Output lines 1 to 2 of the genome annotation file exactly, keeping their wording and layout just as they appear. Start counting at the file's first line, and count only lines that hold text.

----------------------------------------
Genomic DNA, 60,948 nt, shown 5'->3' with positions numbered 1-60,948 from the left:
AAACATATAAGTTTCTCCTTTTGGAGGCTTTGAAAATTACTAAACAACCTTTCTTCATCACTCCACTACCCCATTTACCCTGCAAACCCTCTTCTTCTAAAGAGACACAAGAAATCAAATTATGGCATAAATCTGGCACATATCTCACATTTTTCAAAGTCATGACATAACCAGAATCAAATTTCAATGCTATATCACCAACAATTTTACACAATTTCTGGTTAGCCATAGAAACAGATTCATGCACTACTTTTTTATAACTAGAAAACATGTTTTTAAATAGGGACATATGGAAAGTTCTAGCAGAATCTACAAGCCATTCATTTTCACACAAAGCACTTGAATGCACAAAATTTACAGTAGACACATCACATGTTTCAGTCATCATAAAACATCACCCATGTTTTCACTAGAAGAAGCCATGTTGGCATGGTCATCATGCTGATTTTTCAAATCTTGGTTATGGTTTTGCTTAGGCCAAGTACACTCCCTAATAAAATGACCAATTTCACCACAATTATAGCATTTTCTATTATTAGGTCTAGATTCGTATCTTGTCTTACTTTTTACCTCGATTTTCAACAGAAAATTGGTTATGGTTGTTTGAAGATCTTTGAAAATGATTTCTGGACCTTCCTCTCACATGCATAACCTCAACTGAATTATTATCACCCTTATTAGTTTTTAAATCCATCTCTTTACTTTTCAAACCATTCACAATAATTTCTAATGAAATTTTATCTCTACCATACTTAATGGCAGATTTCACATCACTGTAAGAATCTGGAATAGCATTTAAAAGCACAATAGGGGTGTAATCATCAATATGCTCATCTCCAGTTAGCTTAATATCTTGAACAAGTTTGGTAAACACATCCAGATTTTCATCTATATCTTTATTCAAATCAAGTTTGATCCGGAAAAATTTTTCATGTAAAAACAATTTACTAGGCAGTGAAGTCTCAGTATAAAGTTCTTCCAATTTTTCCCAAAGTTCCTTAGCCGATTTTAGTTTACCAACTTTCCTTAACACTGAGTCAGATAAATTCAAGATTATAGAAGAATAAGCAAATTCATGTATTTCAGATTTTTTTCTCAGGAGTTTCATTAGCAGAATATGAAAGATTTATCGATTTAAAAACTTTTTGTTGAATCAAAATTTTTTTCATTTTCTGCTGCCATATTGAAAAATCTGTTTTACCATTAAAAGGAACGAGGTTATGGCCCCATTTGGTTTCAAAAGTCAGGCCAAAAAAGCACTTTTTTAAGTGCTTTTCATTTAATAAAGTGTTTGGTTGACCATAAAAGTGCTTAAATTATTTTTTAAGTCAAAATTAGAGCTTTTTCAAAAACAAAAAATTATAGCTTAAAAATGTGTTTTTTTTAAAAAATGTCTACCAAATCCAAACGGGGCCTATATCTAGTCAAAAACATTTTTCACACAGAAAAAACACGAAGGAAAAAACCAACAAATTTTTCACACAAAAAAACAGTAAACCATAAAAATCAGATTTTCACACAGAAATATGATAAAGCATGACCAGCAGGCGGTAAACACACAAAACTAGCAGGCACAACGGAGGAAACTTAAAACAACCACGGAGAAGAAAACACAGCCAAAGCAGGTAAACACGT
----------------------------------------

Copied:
Genomic DNA, 60,948 nt, shown 5'->3' with positions numbered 1-60,948 from the left:
AAACATATAAGTTTCTCCTTTTGGAGGCTTTGAAAATTACTAAACAACCTTTCTTCATCACTCCACTACCCCATTTACCCTGCAAACCCTCTTCTTCTAAAGAGACACAAGAAATCAAATTATGGCATAAATCTGGCACATATCTCACATTTTTCAAAGTCATGACATAACCAGAATCAAATTTCAATGCTATATCACCAACAATTTTACACAATTTCTGGTTAGCCATAGAAACAGATTCATGCACTACTTTTTTATAACTAGAAAACATGTTTTTAAATAGGGACATATGGAAAGTTCTAGCAGAATCTACAAGCCATTCATTTTCACACAAAGCACTTGAATGCACAAAATTTACAGTAGACACATCACATGTTTCAGTCATCATAAAACATCACCCATGTTTTCACTAGAAGAAGCCATGTTGGCATGGTCATCATGCTGATTTTTCAAATCTTGGTTATGGTTTTGCTTAGGCCAAGTACACTCCCTAATAAAATGACCAATTTCACCACAATTATAGCATTTTCTATTATTAGGTCTAGATTCGTATCTTGTCTTACTTTTTACCTCGATTTTCAACAGAAAATTGGTTATGGTTGTTTGAAGATCTTTGAAAATGATTTCTGGACCTTCCTCTCACATGCATAACCTCAACTGAATTATTATCACCCTTATTAGTTTTTAAATCCATCTCTTTACTTTTCAAACCATTCACAATAATTTCTAATGAAATTTTATCTCTACCATACTTAATGGCAGATTTCACATCACTGTAAGAATCTGGAATAGCATTTAAAAGCACAATAGGGGTGTAATCATCAATATGCTCATCTCCAGTTAGCTTAATATCTTGAACAAGTTTGGTAAACACATCCAGATTTTCATCTATATCTTTATTCAAATCAAGTTTGATCCGGAAAAATTTTTCATGTAAAAACAATTTACTAGGCAGTGAAGTCTCAGTATAAAGTTCTTCCAATTTTTCCCAAAGTTCCTTAGCCGATTTTAGTTTACCAACTTTCCTTAACACTGAGTCAGATAAATTCAAGATTATAGAAGAATAAGCAAATTCATGTATTTCAGATTTTTTTCTCAGGAGTTTCATTAGCAGAATATGAAAGATTTATCGATTTAAAAACTTTTTGTTGAATCAAAATTTTTTTCATTTTCTGCTGCCATATTGAAAAATCTGTTTTACCATTAAAAGGAACGAGGTTATGGCCCCATTTGGTTTCAAAAGTCAGGCCAAAAAAGCACTTTTTTAAGTGCTTTTCATTTAATAAAGTGTTTGGTTGACCATAAAAGTGCTTAAATTATTTTTTAAGTCAAAATTAGAGCTTTTTCAAAAACAAAAAATTATAGCTTAAAAATGTGTTTTTTTTAAAAAATGTCTACCAAATCCAAACGGGGCCTATATCTAGTCAAAAACATTTTTCACACAGAAAAAACACGAAGGAAAAAACCAACAAATTTTTCACACAAAAAAACAGTAAACCATAAAAATCAGATTTTCACACAGAAATATGATAAAGCATGACCAGCAGGCGGTAAACACACAAAACTAGCAGGCACAACGGAGGAAACTTAAAACAACCACGGAGAAGAAAACACAGCCAAAGCAGGTAAACACGT